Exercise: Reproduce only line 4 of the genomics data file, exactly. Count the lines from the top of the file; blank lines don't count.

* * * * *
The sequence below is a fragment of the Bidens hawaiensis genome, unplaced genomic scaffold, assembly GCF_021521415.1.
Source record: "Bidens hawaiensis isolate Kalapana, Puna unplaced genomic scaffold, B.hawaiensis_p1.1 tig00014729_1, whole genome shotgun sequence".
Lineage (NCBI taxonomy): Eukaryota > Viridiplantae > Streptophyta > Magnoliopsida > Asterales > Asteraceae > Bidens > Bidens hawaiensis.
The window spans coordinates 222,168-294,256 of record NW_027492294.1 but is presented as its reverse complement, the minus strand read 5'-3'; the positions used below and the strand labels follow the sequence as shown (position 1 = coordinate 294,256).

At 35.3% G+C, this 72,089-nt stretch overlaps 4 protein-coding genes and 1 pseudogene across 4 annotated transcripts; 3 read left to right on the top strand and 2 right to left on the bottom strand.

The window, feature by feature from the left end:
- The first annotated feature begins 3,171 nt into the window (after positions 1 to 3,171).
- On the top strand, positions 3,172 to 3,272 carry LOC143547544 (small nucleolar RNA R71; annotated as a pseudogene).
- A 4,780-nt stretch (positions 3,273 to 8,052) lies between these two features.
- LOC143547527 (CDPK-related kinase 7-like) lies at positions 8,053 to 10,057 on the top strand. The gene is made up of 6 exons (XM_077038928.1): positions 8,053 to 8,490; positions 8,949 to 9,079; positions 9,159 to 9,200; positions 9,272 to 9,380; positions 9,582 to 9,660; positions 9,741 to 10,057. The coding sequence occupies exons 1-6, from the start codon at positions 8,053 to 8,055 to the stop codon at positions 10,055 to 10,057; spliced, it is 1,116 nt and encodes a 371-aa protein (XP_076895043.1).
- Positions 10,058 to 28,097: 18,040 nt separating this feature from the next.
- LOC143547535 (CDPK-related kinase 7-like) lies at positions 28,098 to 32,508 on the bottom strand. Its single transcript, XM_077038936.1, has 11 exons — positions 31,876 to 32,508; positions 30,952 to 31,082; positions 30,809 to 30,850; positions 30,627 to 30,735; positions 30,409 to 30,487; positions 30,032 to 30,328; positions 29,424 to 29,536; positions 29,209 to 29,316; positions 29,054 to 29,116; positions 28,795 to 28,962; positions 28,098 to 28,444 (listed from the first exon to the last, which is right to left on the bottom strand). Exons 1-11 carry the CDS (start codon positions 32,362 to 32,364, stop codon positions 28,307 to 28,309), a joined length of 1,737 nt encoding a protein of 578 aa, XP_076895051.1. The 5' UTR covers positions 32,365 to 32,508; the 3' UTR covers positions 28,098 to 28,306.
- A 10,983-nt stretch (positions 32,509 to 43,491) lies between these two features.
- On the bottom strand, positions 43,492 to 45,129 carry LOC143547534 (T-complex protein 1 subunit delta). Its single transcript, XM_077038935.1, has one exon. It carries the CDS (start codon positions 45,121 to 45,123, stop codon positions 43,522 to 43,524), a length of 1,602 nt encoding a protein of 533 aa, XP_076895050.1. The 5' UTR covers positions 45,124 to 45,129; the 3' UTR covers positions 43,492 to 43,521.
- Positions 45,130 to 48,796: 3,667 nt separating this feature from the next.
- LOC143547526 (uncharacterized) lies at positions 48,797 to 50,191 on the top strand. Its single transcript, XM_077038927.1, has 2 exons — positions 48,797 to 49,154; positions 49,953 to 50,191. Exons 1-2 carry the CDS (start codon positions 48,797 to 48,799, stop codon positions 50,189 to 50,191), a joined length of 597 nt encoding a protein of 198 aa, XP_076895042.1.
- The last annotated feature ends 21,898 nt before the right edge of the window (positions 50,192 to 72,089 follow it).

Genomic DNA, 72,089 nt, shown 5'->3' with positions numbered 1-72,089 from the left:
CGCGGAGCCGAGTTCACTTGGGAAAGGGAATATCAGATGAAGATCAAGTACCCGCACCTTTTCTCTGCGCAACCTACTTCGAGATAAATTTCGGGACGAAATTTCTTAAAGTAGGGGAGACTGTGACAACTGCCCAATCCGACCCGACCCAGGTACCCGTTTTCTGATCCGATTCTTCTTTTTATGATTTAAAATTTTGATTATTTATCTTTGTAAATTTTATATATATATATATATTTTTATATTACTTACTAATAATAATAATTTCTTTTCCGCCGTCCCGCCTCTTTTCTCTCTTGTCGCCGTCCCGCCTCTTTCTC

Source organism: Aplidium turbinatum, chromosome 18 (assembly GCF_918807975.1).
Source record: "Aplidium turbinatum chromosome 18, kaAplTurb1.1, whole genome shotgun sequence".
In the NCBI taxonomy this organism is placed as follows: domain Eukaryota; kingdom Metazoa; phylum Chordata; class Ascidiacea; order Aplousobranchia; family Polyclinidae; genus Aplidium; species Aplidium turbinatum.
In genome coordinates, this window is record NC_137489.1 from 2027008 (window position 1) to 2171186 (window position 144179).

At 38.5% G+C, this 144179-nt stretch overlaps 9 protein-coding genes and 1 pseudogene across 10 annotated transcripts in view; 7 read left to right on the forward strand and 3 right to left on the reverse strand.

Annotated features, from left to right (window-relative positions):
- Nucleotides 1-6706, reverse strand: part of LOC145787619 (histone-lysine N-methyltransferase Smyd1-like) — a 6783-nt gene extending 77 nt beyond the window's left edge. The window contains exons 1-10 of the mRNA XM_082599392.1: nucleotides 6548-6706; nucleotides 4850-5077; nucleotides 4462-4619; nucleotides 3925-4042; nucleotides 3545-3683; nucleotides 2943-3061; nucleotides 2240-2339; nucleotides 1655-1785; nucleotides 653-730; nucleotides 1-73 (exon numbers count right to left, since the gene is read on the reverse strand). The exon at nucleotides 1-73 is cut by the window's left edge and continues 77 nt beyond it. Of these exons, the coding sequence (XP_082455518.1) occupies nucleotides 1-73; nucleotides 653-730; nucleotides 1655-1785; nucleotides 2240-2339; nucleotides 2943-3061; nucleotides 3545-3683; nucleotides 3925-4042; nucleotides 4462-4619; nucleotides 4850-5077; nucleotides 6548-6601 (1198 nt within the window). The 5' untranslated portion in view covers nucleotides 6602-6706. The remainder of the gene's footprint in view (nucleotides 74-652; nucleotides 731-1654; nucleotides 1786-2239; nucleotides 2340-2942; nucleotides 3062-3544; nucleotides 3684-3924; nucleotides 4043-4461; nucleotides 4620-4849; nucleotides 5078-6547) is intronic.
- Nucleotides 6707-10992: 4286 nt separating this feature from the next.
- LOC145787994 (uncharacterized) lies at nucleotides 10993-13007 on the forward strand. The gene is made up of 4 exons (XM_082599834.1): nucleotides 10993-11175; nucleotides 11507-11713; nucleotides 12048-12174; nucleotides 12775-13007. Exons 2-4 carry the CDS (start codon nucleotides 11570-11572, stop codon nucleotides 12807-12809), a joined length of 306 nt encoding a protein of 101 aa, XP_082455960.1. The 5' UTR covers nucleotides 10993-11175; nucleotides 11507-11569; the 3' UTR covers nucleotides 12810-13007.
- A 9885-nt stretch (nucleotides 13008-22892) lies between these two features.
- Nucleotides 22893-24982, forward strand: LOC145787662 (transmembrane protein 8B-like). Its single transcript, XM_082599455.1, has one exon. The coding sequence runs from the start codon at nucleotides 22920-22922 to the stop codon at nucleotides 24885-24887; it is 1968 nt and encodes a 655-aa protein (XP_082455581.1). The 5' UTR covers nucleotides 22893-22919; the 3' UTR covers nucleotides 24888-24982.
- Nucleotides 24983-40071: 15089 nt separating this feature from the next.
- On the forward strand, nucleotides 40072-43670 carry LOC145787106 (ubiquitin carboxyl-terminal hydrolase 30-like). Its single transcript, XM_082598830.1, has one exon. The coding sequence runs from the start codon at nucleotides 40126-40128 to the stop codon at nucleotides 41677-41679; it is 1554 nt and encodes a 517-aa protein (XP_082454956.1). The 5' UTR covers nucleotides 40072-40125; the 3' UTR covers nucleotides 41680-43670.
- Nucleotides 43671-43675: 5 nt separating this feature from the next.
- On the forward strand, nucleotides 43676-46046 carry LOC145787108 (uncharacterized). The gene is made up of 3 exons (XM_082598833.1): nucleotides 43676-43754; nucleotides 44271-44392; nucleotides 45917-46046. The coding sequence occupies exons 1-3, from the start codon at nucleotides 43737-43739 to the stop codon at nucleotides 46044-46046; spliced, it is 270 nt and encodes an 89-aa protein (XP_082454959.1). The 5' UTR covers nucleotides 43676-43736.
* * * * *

The window spans coordinates 222,168-294,256 of record NW_027492294.1 but is presented as its reverse complement, the minus strand read 5'-3'; the positions used below and the strand labels follow the sequence as shown (position 1 = coordinate 294,256).